Health

Want to see a doctor amid COVID-19? Use telehealth

We are being told to stay home and practice social distancing during the COVID-19 pandemic, but where does that leave people with routine doctor appointments? What about someone who notices a lump in her breast? Or has worrisome ...

Diseases, Conditions, Syndromes

What people with high blood pressure need to know about COVID-19

Many people have concerns about staying healthy during the COVID-19 pandemic. Those with a chronic condition such as high blood pressure—a reading above 130/80—may face an increased risk for severe complications if they ...

Diseases, Conditions, Syndromes

Renal denervation effective in patients with untreated hypertension

Three months after undergoing renal denervation (RDN)—a procedure that delivers energy to overactive nerves leading to the kidney to decrease their activity—patients with untreated high blood pressure had statistically ...

Neuroscience

Non-invasive method to predict brain pressure

The only way to accurately measure pressure inside the skull is to insert a catheter or sensor inside. However, this is invasive and techniques with less risk are desired. Intracranial pressure (ICP) needs to be correctly ...

Addiction

Heavy drinking into older age adds 4 cm to waistline

More than half of drinkers aged 59 and over have been heavy drinkers and this is linked to a significantly larger waistline and increased stroke risk, according to a new UCL study.

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Hypertension (HTN) or high blood pressure, sometimes arterial hypertension, is a chronic medical condition in which the blood pressure in the arteries is elevated. This requires the heart to work harder than normal to circulate blood through the blood vessels. Blood pressure involves two measurements, systolic and diastolic, which depend on whether the heart muscle is contracting (systole) or relaxed (diastole) between beats. Normal blood pressure is at or below 120/80 mmHg. High blood pressure is said to be present if it is persistently at or above 140/90 mmHg.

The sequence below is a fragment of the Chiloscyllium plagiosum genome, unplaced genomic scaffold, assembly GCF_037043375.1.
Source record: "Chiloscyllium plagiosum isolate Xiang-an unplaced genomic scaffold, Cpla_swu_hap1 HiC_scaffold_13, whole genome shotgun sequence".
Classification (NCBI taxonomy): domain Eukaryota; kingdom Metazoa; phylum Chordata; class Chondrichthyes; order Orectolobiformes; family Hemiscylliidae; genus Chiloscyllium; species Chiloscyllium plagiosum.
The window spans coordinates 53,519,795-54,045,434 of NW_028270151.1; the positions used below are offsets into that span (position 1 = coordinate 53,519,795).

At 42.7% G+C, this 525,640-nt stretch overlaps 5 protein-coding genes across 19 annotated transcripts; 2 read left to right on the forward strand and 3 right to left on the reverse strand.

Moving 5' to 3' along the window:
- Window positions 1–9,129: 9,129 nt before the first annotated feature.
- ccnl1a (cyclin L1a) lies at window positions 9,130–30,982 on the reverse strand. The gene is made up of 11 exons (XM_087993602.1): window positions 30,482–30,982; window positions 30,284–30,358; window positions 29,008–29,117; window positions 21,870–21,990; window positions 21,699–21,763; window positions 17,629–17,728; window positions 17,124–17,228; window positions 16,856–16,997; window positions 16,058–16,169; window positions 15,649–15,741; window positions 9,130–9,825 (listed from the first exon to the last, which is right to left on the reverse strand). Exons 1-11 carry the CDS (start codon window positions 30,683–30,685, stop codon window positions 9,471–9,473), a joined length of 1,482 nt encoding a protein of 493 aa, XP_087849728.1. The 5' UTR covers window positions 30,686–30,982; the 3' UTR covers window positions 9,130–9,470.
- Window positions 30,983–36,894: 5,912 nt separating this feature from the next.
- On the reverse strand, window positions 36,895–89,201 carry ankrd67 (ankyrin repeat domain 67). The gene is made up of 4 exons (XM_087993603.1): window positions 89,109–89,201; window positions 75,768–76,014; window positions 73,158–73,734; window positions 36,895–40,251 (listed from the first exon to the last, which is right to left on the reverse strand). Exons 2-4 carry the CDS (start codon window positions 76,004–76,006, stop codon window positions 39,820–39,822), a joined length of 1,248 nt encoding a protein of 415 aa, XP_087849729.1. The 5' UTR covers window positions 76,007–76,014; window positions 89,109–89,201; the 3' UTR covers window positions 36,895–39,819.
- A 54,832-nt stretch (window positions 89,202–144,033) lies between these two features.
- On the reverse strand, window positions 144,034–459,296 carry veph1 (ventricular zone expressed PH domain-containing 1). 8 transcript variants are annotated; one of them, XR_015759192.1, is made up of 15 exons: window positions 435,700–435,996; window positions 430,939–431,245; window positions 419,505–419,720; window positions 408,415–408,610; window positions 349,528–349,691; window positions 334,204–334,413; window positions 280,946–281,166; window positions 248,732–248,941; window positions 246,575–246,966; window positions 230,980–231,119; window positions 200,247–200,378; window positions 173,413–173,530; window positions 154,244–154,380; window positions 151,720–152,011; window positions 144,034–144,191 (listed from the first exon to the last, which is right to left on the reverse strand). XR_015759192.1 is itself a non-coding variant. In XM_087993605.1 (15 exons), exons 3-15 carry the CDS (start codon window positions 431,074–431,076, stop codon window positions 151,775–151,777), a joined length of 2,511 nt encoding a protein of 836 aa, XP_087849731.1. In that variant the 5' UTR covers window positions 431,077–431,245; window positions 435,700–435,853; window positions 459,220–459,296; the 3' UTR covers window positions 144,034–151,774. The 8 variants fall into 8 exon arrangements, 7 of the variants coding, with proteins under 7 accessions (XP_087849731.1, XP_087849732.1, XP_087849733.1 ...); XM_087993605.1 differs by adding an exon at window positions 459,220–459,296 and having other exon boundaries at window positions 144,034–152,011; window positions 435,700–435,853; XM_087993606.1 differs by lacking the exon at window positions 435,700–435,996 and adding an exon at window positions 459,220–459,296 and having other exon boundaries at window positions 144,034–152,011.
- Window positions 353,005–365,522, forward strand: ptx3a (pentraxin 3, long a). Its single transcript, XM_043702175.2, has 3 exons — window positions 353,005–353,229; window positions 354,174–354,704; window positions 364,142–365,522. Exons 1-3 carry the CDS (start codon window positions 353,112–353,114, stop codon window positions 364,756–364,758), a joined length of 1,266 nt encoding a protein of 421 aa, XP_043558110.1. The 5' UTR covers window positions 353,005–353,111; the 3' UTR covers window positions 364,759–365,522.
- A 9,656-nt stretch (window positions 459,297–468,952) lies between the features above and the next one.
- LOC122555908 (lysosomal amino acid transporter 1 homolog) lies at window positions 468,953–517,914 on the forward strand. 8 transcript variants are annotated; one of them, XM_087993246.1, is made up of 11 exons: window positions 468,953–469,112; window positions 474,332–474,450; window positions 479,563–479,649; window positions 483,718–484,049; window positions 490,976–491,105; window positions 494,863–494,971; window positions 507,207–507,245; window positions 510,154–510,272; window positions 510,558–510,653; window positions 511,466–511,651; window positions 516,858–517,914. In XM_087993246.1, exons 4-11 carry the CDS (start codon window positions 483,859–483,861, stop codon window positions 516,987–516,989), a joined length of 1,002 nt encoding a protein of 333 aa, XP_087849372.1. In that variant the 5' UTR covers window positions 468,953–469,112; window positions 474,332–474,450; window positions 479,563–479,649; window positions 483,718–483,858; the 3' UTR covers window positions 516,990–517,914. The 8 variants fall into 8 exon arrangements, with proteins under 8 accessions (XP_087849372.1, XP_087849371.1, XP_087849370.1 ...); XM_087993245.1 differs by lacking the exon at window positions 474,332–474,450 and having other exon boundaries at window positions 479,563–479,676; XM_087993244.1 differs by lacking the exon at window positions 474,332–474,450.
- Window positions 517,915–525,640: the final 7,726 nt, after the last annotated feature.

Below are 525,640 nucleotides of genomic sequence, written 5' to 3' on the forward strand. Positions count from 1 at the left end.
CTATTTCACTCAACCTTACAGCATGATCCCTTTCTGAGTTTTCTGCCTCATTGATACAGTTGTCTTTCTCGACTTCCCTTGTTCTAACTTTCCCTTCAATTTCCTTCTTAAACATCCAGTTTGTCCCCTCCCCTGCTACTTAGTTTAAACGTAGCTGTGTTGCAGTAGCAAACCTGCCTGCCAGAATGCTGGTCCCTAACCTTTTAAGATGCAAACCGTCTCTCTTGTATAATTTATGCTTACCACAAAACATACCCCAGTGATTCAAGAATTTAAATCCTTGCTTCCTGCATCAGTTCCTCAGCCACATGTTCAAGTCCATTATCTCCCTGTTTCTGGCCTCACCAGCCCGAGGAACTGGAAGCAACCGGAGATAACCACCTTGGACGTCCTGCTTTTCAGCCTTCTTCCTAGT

Hypertension is classified as either primary (essential) hypertension or secondary hypertension; about 90–95% of cases are categorized as "primary hypertension" which means high blood pressure with no obvious underlying medical cause. The remaining 5–10% of cases (secondary hypertension) are caused by other conditions that affect the kidneys, arteries, heart or endocrine system.

Hypertension is a major risk factor for stroke, myocardial infarction (heart attacks), heart failure, aneurysms of the arteries (e.g. aortic aneurysm), peripheral arterial disease and is a cause of chronic kidney disease. Even moderate elevation of arterial blood pressure is associated with a shortened life expectancy. Dietary and lifestyle changes can improve blood pressure control and decrease the risk of associated health complications, although drug treatment is often necessary in patients for whom lifestyle changes prove ineffective or insufficient.

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